I joined BigLoser a month and a half ago. I had been putting off starting a weight loss programme for a long time, even though I knew very well that I needed it. For some reason, seeing Nikhil aka @nixxin‘s post about joining it, and then seeing my friend Anita (@gyaanzz) offering to sponsor him for Rs. 500 per kg suddenly triggered off something in my head, and I decided to peg my own weight loss on BigLoser. I asked her if she’d sponsor me too, and she readily agreed. And so I was off.
To help give me some motivation, I posted on Twitter asking if anyone else was willing to sponsor me. My friends @ritikadarira and @Thirsty_Crow joined in, and I was surprised when @gulpanag too offered to help. What more motivation does a man need?
I used to be quite a gym rat 5-6 years ago, so I knew weight training was up my alley, but I had been slacking off on it for a while, so I decided to start in a small way. There’s a nice park right in front of my house, and I resolved to go on a morning walk every day. Despite being a night owl, I forced myself to get up at 7:30 AM, and walk at 8. The first week or so, I only did about a kilometre or so and then gradually increased it. By week 2, I had already increased it to 3 km, and in another week, I had done 5 km. By then, I was walking for an hour every day. Thanks to my iPod, it wasn’t boring or tedious. I recommend that anyone starting a weight loss programme get an MP3 player.
I was quite content with this pace of doing 5-6 Km, and didn’t want to strain myself unnecessarily because that’s how injuries happen. So when my friend @MaximusToxicus challenged me to walk two rounds around Ulsoor Lake, I outright dismissed it because the distance was about 12 Km. But it kept gnawing away at me, and a couple of days later, I told him, “I accept your challenge! Walk with me.” So one Tuesday evening, the two of us went walking. 1 hour and 50 minutes later, my pedometer told me we had done what I didn’t think I was capable of doing. It was a huge sense of achievement. Since then, I have tried to walk 12 km once every week, and my next goal is to do 15 km.
I also started going to the gym and lifting weights, but I found that due to my unpredictable work schedule, I wasn’t able to go regularly at the same time. I decided not to have any excuses, so I went on eBay India and ordered myself a weight training bench, along with barbells, dumbbells, and weights. It arrived a few days ago, and now I have weights at home to lift whenever I want.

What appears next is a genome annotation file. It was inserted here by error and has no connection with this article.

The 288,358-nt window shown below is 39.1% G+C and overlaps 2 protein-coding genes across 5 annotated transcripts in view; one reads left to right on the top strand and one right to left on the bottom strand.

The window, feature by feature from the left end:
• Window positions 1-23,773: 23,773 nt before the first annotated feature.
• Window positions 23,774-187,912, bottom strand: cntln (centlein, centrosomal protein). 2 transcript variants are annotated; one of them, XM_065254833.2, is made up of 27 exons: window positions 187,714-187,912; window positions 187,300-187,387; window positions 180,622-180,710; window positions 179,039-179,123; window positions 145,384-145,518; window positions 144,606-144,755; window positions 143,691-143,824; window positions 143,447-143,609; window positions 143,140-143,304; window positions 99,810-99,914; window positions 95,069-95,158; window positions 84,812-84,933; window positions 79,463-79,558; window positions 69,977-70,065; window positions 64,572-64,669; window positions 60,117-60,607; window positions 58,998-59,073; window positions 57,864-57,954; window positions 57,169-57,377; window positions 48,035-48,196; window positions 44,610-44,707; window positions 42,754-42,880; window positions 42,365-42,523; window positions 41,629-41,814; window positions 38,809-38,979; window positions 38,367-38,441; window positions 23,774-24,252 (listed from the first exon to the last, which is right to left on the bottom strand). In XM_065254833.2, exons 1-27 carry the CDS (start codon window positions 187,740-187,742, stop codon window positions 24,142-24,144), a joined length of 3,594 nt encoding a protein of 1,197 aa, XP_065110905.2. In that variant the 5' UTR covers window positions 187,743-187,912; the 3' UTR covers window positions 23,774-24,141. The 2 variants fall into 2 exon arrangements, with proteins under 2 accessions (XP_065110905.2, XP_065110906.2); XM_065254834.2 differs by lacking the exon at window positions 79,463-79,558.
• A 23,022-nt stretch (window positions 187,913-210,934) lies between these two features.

On the diet front, I have made a conscious effort to eat healthier food. For breakfast, I eat muesli with low-fat milk. I am also cutting out soft drinks and junk food, especially things with refined flour in them. Am I going on a completely fat-free, ultra-healthy diet? No. Because those tend to be the ones you quickly give up on, and I’d rather have a diet that does 80% of the work and is easier to follow, than a 100% one that I give up in a month. The good thing is that a few weeks after you give up these things, your body doesn’t crave them so much any more. Heck, I’ve even started looking for vegetables in food when I go out to eat, and I’m a hardcore non-vegetarian.
I know this is a long journey, because in the long-term I think I need to lose about 20 kg, and in the month and a half I’ve been doing this, I’ve lost 3 Kgs. But it’s a good feeling when you meet someone you haven’t seen in months and they tell you you’ve lost weight. Or when your clothes feel looser.
As a chef, I know a bit more than the average person about nutrition, and there are two things I want readers of this piece to know. One is that silly, unscientific diets like the GM diet or pretty much any miracle diets that promise big weight loss in a week are useless, and sometimes dangerous. Your body really needs a proper mix of carbohydrates, protein, fibre, vitamins, and even fat every day to function properly. These diets may work in the short-term because much of the weight is water loss, which will come right back anyway, and do you really want to be sipping some miracle soup for the rest of your life? And yes, eating celery may burn up more calories than it contains, but for it to have any real effect, you’d need to eat upwards of a kilogram every day. If you’ve taken years to put on the excess weight on your body, don’t expect it to go away in a couple of weeks. We simply aren’t wired that way.
The second is that so many weight loss programmes fail because people try to make too many radical changes in their diet and lifestyle all at once, and after a few weeks of this, it becomes too much to handle. They give up, and just go back to the way they were. There is so much noise made about “lose weight fast” (especially in fitness magazines) but I think that “lose weight at a moderate pace” is more realistic, but doesn’t sound as catchy, of course. It is far easier to deal with incremental changes in one’s lifestyle. So, for instance, start by cutting out the soft drinks from your diet in the first week. In week two, start replacing refined flour products with more fibrous food. In week three, reduce alcohol consumption to once a week. In week four, restrict fried food only once a week. For exercise, start walking for about 15 minutes every day. If you suddenly go from being a couch potato to trying to walk 5 km, your body will respond with aches and pains from the change. And then you’ll give up. Slowly increase the pace of your exercise to give yourself new challenges that are realistic and achievable. Then, when your body is getting used to the exercise, start adding things like weight training into the mix. This will help you come up with a sustainable programme for the next several months, and that’s really the key to long-term weight loss.
@madmanweb wins himself:
* A 6-month subscription to The Ideal Home and Garden Magazine
* An umbrella from The Bombay Store